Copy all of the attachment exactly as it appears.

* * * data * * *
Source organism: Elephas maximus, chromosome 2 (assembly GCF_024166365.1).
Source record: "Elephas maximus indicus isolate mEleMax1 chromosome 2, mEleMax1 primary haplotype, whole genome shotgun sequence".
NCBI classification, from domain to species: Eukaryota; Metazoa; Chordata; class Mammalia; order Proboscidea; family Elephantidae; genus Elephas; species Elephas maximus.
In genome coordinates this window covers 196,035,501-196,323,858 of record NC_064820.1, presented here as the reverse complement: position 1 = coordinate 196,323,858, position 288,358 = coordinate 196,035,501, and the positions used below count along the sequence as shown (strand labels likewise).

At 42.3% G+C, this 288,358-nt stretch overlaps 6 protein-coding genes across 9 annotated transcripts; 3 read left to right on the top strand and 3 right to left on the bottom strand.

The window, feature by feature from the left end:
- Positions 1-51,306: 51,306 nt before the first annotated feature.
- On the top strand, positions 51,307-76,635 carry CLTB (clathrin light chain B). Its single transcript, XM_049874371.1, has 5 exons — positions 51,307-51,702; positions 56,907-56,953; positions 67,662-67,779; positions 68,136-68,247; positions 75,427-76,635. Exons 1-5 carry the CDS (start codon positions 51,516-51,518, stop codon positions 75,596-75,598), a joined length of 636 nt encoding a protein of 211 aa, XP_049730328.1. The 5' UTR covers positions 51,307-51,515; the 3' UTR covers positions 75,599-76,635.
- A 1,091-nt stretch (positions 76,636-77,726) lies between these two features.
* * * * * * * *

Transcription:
Source organism: Elephas maximus, chromosome 2 (assembly GCF_024166365.1).
Source record: "Elephas maximus indicus isolate mEleMax1 chromosome 2, mEleMax1 primary haplotype, whole genome shotgun sequence".
NCBI classification, from domain to species: Eukaryota; Metazoa; Chordata; class Mammalia; order Proboscidea; family Elephantidae; genus Elephas; species Elephas maximus.
In genome coordinates this window covers 196,035,501-196,323,858 of record NC_064820.1, presented here as the reverse complement: position 1 = coordinate 196,323,858, position 288,358 = coordinate 196,035,501, and the positions used below count along the sequence as shown (strand labels likewise).

At 42.3% G+C, this 288,358-nt stretch overlaps 6 protein-coding genes across 9 annotated transcripts; 3 read left to right on the top strand and 3 right to left on the bottom strand.

The window, feature by feature from the left end:
- Positions 1-51,306: 51,306 nt before the first annotated feature.
- On the top strand, positions 51,307-76,635 carry CLTB (clathrin light chain B). Its single transcript, XM_049874371.1, has 5 exons — positions 51,307-51,702; positions 56,907-56,953; positions 67,662-67,779; positions 68,136-68,247; positions 75,427-76,635. Exons 1-5 carry the CDS (start codon positions 51,516-51,518, stop codon positions 75,596-75,598), a joined length of 636 nt encoding a protein of 211 aa, XP_049730328.1. The 5' UTR covers positions 51,307-51,515; the 3' UTR covers positions 75,599-76,635.
- A 1,091-nt stretch (positions 76,636-77,726) lies between these two features.